10/21/07 2:19 AM ET
Positive vibe from confident Sox
With ALCS knotted up, Boston looks to finish comeback
By Ian Browne / MLB.com
The comeback from down 3-1 is not complete yet. The Red Sox still have another game to win. But they have enough positive recent history on their side to feel good about the situation and to know what to expect.
Since 1999, the Red Sox have played 16 postseason elimination games. Their record in those games? An impressive 13-3.
"You can't give up because you're down," said Sox slugger David Ortiz. "We've been down before and we know how to come out. All the new kids around, they're seeing that. The older guys, we keep it together."
If the Red Sox win Game 7, it will mark the fifth time they've come back from a deficit of either 3-1 in a best-of-seven series or 2-0 in a best-of-five.
The 1986 Red Sox were down 3-1 to the Angels in the ALCS before riding Dave Henderson's homer with two outs in the ninth inning of Game 5 to one of the most dramatic wins in team history. They routed the Angels in Games 6 and 7 at Fenway.
Much more recently, the Red Sox have experienced high drama. The '99 squad rallied back from 2-0 to beat the Indians in the AL Division Series. The 2003 Red Sox did the exact same thing against the A's.
Then there are those Red Sox of 2004, who are in company by themselves as the only team in history to rally back from 3-0 in a postseason series, as they turned the tables on the Yankees in the ALCS.
As a reminder of that not too distant past, the Red Sox brought out Bill Mueller -- now working in the Dodgers' front office -- to throw out the first pitch of Game 6. Kevin "Cowboy Up!" Millar, despite the fact he plays for the Orioles, will do the honors before Game 7.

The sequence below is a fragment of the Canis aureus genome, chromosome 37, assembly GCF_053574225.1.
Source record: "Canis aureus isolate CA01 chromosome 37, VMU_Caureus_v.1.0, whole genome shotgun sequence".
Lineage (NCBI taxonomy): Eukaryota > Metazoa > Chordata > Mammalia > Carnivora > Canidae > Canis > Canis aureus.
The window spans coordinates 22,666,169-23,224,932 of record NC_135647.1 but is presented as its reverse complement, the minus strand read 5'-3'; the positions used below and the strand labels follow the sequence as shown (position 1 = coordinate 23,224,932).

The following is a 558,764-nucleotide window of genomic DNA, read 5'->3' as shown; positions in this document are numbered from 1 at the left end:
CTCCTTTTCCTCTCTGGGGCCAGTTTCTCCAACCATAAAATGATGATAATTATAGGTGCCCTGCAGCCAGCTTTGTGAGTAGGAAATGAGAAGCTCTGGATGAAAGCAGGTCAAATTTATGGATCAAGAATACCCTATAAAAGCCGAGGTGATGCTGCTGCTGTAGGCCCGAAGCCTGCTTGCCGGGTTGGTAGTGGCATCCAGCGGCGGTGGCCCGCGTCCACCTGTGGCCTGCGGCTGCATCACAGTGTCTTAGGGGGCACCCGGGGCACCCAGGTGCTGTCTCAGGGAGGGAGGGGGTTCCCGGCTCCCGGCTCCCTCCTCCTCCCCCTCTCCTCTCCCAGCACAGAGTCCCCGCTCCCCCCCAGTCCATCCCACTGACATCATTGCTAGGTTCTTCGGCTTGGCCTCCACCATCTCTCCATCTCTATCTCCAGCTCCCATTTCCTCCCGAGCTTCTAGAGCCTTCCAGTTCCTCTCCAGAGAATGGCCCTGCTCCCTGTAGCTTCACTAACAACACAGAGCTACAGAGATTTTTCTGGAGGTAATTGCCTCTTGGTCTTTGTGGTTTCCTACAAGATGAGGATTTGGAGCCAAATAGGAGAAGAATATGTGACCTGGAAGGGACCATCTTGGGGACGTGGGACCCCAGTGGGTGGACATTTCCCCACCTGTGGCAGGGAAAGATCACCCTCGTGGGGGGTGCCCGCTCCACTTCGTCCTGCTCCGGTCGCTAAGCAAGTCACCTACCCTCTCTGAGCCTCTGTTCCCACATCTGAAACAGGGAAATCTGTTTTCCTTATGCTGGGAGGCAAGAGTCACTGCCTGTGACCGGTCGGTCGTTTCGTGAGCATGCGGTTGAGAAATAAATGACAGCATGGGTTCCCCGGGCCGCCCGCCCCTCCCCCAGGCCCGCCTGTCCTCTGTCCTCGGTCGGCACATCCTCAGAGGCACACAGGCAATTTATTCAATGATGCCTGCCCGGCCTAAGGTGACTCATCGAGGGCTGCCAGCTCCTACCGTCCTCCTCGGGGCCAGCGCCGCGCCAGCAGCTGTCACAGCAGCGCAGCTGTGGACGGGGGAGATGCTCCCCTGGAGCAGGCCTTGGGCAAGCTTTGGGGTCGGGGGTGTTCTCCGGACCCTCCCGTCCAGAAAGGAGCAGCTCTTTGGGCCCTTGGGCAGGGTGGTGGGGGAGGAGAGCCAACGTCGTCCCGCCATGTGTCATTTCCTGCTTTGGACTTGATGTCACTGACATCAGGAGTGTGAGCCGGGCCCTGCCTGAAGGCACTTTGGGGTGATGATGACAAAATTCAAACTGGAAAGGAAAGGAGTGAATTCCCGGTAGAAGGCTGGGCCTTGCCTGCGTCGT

These 2007 Red Sox are trying to earn their own chapter of comeback lore.
"We've got momentum," said Red Sox closer Jonathan Papelbon. "Right now, we're in a comfort zone with this last game. We feel comfortable, we're at our own home, and we have firepower in our bullpen."
The Sox also have firepower at the plate, namely from the fearsome 3-4 combo of Ortiz and Manny Ramirez.
While this is all foreign territory to the Indians, the Red Sox have been here before -- and they know it.
"We're not comfortable, we're confident," said Ortiz. "This is it. This is where you want to be. I like to be in this situation. This is it. There's no tomorrow. This is ride or die right here. [On Sunday], the best team is going to win. If you make any mistakes, you're going to have to wait until next year."
And it would be a mistake, according to Mike Lowell, for the Red Sox to magnify the game any more than it needs to be.
"You can't look at it as Game 7," said Lowell. "You have to look at it as one game you want to win, and tomorrow's game is really no different for us than today's game or two days ago. The implications are the same. We win, we go on. We lose, we go home. I think we have to take it as that."
And unlike the October comebacks of the 1999, 2003 and 2004 squads, the Red Sox have the winner-take-all game in their yard this time. Fenway Park was probably louder than it's been all year in Game 6. That maximum decibel level just might be tested again in Game 7.
"They're going to be crazy tomorrow, dude, just crazy," said Ortiz.
"It's going to be electric," said Boston shortstop Julio Lugo. "[Game 7] is going to decide who's going to go home. We go home or they go home. We're not expecting to go home."
In Game 7 of 2004, Derek Lowe spun a gem on two days of rest. This time around, Josh Beckett, who has been magnificent in this postseason, just might come out of the bullpen on two days of rest.
As always in a Game 7, it's all hands on deck behind the starter -- in this case, Daisuke Matsuzaka.
"You have to bring everything you have," Ortiz said. "I heard Josh, he wants to be in the 'pen tomorrow. That's how it is. There's no tomorrow."
But if the Red Sox win Game 7, there will be several more tomorrows, the first of which come on Wednesday at Fenway Park against the Colorado Rockies in the World Series.
Ian Browne is a reporter for MLB.com. This story was not subject to the approval of Major League Baseball or its clubs.